Take the 2-minute tour ×
Stack Overflow is a question and answer site for professional and enthusiast programmers. It's 100% free.

let's say I have the following code:

for a in object.a_really_huge_function():
    print a

In order to prevent a_really_huge_function from running multiple times, I am used to doing this in other languages:

a_list = object.a_really_huge_function()
for a in a_list:
    print a

Is that necessary in Python? Will the part after in run on every single loop?

share|improve this question

3 Answers 3

up vote 7 down vote accepted

The python interpreter is your friend.

>>> def some_func():
...     print 'in some_func'
...     return [1, 2, 3, 10]
>>> for a in some_func():
...     print a
in some_func

In short, no, it gets called once.

share|improve this answer

You can also use generators to avoid returning huge results by relinquishing control after each step of the algorithm as follows:

def a_really_huge_fuction(huge_number):
    i = 0
    while i < huge_number:
        yield i   # Relinquishes control to caller, resume execution at next line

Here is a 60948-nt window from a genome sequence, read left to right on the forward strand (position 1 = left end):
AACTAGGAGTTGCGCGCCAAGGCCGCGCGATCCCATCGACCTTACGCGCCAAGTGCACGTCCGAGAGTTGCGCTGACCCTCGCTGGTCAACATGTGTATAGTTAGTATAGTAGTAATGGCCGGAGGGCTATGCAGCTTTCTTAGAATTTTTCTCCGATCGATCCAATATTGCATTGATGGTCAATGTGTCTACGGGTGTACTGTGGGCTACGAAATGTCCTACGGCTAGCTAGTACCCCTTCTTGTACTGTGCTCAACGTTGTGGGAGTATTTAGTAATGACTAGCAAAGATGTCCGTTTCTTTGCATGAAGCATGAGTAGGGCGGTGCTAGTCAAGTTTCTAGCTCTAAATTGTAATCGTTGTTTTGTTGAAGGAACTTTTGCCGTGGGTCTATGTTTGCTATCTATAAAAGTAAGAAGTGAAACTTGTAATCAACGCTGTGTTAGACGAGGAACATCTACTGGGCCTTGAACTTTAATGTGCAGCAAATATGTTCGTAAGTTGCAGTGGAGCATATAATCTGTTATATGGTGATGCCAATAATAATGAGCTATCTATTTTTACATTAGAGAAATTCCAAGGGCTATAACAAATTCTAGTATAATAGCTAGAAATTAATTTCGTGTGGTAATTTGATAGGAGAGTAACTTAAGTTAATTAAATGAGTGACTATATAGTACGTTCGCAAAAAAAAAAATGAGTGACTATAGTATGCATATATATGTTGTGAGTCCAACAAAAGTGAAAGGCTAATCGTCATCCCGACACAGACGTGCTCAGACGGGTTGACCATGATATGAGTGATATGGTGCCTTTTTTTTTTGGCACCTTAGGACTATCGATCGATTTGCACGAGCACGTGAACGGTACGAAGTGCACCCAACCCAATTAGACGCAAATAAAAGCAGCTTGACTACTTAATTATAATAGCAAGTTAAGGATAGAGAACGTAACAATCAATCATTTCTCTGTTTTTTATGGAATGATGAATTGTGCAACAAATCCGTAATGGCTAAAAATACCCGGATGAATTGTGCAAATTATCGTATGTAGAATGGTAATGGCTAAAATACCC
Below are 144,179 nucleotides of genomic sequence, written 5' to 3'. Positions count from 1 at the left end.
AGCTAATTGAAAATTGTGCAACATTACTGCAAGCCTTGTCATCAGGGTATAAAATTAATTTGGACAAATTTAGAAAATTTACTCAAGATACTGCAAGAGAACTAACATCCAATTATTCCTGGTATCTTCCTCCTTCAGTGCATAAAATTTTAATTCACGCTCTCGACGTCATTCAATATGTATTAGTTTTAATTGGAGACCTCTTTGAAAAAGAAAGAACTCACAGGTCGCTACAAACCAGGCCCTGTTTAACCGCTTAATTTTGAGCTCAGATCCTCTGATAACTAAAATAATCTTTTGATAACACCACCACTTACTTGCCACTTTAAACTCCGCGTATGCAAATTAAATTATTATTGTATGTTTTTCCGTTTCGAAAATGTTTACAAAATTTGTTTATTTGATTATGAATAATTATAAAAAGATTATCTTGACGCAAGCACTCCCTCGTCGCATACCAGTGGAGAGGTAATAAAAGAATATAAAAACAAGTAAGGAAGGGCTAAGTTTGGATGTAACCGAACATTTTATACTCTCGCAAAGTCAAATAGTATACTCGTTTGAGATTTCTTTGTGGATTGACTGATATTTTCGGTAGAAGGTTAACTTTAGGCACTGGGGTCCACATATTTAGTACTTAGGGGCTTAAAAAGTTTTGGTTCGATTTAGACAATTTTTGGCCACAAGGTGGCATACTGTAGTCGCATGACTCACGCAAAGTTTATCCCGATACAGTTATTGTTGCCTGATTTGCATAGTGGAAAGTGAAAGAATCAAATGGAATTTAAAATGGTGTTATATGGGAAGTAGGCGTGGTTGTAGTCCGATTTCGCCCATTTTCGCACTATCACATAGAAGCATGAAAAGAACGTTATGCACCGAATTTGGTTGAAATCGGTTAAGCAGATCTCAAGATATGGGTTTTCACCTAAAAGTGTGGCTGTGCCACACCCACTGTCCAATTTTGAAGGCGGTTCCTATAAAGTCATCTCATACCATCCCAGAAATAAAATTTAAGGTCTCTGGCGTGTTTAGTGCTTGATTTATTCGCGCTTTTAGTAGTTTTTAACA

i = i + 1

In this case, the function is called once, but has its execution spread over huge_number different times. See the yield documentation for more details.

share|improve this answer
The question was does a_really_huge_fuction get called more than once. This answer doesn't address that, so why the upvotes? –  sdolan Sep 13 '10 at 4:36
I've clarified than answer. In the case of generators, the function is called once bu is executed in phases. –  John Percival Hackworth Sep 13 '10 at 10:53
-1 -> +1. Thanks –  sdolan Sep 13 '10 at 17:09

It's not necessary.

for a in object.a_really_huge_function():

calls a_really_huge_function only once.

The only advantage of saving the result in a variable would be if you are calling the same function elsewhere in your code.

If the function returns a list, you might do better in terms of memory usage by making object.a_really_huge_function() return an iterator, but otherwise you are fine.

share|improve this answer

Your Answer


By posting your answer, you agree to the privacy policy and terms of service.

Not the answer you're looking for? Browse other questions tagged or ask your own question.